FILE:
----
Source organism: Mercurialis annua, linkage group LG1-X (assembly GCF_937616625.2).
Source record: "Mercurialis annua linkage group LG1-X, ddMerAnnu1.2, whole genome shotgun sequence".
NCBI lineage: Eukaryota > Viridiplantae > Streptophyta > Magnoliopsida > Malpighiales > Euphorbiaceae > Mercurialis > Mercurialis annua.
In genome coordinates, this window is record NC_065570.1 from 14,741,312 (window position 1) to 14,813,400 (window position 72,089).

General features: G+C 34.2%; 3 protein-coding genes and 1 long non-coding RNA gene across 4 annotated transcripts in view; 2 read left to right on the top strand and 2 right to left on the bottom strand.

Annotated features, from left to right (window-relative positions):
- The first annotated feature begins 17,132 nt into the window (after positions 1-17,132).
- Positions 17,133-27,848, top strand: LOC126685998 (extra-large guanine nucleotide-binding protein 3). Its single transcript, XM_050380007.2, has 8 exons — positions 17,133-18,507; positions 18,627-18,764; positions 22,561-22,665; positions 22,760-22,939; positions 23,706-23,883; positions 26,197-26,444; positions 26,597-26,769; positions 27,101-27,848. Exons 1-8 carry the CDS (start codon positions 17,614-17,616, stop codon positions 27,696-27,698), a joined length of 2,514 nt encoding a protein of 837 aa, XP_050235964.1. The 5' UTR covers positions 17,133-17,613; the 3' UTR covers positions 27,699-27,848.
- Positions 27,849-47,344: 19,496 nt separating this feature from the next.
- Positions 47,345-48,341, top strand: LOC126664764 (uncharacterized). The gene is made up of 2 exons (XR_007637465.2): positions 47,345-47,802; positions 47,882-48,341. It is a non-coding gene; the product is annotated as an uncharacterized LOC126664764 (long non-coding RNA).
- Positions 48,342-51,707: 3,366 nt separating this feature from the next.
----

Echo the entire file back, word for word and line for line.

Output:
Source organism: Mercurialis annua, linkage group LG1-X (assembly GCF_937616625.2).
Source record: "Mercurialis annua linkage group LG1-X, ddMerAnnu1.2, whole genome shotgun sequence".
NCBI lineage: Eukaryota > Viridiplantae > Streptophyta > Magnoliopsida > Malpighiales > Euphorbiaceae > Mercurialis > Mercurialis annua.
In genome coordinates, this window is record NC_065570.1 from 14,741,312 (window position 1) to 14,813,400 (window position 72,089).

General features: G+C 34.2%; 3 protein-coding genes and 1 long non-coding RNA gene across 4 annotated transcripts in view; 2 read left to right on the top strand and 2 right to left on the bottom strand.

Annotated features, from left to right (window-relative positions):
- The first annotated feature begins 17,132 nt into the window (after positions 1-17,132).
- Positions 17,133-27,848, top strand: LOC126685998 (extra-large guanine nucleotide-binding protein 3). Its single transcript, XM_050380007.2, has 8 exons — positions 17,133-18,507; positions 18,627-18,764; positions 22,561-22,665; positions 22,760-22,939; positions 23,706-23,883; positions 26,197-26,444; positions 26,597-26,769; positions 27,101-27,848. Exons 1-8 carry the CDS (start codon positions 17,614-17,616, stop codon positions 27,696-27,698), a joined length of 2,514 nt encoding a protein of 837 aa, XP_050235964.1. The 5' UTR covers positions 17,133-17,613; the 3' UTR covers positions 27,699-27,848.
- Positions 27,849-47,344: 19,496 nt separating this feature from the next.
- Positions 47,345-48,341, top strand: LOC126664764 (uncharacterized). The gene is made up of 2 exons (XR_007637465.2): positions 47,345-47,802; positions 47,882-48,341. It is a non-coding gene; the product is annotated as an uncharacterized LOC126664764 (long non-coding RNA).
- Positions 48,342-51,707: 3,366 nt separating this feature from the next.